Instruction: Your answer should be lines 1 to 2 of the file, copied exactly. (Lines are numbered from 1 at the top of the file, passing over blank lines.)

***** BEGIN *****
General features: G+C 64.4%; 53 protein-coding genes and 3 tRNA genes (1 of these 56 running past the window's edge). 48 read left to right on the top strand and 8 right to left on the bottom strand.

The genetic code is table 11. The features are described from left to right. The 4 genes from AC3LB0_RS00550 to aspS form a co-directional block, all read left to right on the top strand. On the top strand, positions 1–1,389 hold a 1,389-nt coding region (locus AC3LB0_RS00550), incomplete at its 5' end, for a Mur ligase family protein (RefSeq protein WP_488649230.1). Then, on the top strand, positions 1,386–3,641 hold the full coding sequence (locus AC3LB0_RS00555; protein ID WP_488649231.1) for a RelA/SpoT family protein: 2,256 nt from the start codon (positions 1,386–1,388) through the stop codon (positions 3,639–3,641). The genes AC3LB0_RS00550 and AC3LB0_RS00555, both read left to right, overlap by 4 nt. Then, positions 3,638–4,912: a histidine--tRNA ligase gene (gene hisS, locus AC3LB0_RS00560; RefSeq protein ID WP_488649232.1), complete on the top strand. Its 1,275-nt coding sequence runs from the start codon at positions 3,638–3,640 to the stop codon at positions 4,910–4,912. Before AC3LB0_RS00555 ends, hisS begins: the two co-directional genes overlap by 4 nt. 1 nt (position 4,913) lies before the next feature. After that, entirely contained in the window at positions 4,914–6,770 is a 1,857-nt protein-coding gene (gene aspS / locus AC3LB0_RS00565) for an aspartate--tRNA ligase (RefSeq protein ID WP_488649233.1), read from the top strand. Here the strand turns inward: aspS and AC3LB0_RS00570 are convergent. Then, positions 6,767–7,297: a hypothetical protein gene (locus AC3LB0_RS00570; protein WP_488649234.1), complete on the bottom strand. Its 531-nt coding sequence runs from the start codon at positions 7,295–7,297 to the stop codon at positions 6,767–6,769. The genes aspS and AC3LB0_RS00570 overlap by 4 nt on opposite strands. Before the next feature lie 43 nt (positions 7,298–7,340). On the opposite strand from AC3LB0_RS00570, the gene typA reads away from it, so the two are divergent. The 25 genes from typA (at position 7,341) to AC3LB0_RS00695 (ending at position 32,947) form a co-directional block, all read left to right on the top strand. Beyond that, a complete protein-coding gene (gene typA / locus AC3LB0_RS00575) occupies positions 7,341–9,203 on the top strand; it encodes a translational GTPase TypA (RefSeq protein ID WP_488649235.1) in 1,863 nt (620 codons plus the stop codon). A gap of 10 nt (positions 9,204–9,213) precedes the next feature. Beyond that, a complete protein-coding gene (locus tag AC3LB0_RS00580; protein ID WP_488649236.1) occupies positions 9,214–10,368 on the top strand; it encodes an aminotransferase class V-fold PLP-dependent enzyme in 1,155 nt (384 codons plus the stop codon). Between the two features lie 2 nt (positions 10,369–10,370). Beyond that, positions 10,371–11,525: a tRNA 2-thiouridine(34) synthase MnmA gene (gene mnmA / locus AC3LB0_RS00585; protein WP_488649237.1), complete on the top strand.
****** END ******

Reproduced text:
General features: G+C 64.4%; 53 protein-coding genes and 3 tRNA genes (1 of these 56 running past the window's edge). 48 read left to right on the top strand and 8 right to left on the bottom strand.

The genetic code is table 11. The features are described from left to right. The 4 genes from AC3LB0_RS00550 to aspS form a co-directional block, all read left to right on the top strand. On the top strand, positions 1–1,389 hold a 1,389-nt coding region (locus AC3LB0_RS00550), incomplete at its 5' end, for a Mur ligase family protein (RefSeq protein WP_488649230.1). Then, on the top strand, positions 1,386–3,641 hold the full coding sequence (locus AC3LB0_RS00555; protein ID WP_488649231.1) for a RelA/SpoT family protein: 2,256 nt from the start codon (positions 1,386–1,388) through the stop codon (positions 3,639–3,641). The genes AC3LB0_RS00550 and AC3LB0_RS00555, both read left to right, overlap by 4 nt. Then, positions 3,638–4,912: a histidine--tRNA ligase gene (gene hisS, locus AC3LB0_RS00560; RefSeq protein ID WP_488649232.1), complete on the top strand. Its 1,275-nt coding sequence runs from the start codon at positions 3,638–3,640 to the stop codon at positions 4,910–4,912. Before AC3LB0_RS00555 ends, hisS begins: the two co-directional genes overlap by 4 nt. 1 nt (position 4,913) lies before the next feature. After that, entirely contained in the window at positions 4,914–6,770 is a 1,857-nt protein-coding gene (gene aspS / locus AC3LB0_RS00565) for an aspartate--tRNA ligase (RefSeq protein ID WP_488649233.1), read from the top strand. Here the strand turns inward: aspS and AC3LB0_RS00570 are convergent. Then, positions 6,767–7,297: a hypothetical protein gene (locus AC3LB0_RS00570; protein WP_488649234.1), complete on the bottom strand. Its 531-nt coding sequence runs from the start codon at positions 7,295–7,297 to the stop codon at positions 6,767–6,769. The genes aspS and AC3LB0_RS00570 overlap by 4 nt on opposite strands. Before the next feature lie 43 nt (positions 7,298–7,340). On the opposite strand from AC3LB0_RS00570, the gene typA reads away from it, so the two are divergent. The 25 genes from typA (at position 7,341) to AC3LB0_RS00695 (ending at position 32,947) form a co-directional block, all read left to right on the top strand. Beyond that, a complete protein-coding gene (gene typA / locus AC3LB0_RS00575) occupies positions 7,341–9,203 on the top strand; it encodes a translational GTPase TypA (RefSeq protein ID WP_488649235.1) in 1,863 nt (620 codons plus the stop codon). A gap of 10 nt (positions 9,204–9,213) precedes the next feature. Beyond that, a complete protein-coding gene (locus tag AC3LB0_RS00580; protein ID WP_488649236.1) occupies positions 9,214–10,368 on the top strand; it encodes an aminotransferase class V-fold PLP-dependent enzyme in 1,155 nt (384 codons plus the stop codon). Between the two features lie 2 nt (positions 10,369–10,370). Beyond that, positions 10,371–11,525: a tRNA 2-thiouridine(34) synthase MnmA gene (gene mnmA / locus AC3LB0_RS00585; protein WP_488649237.1), complete on the top strand.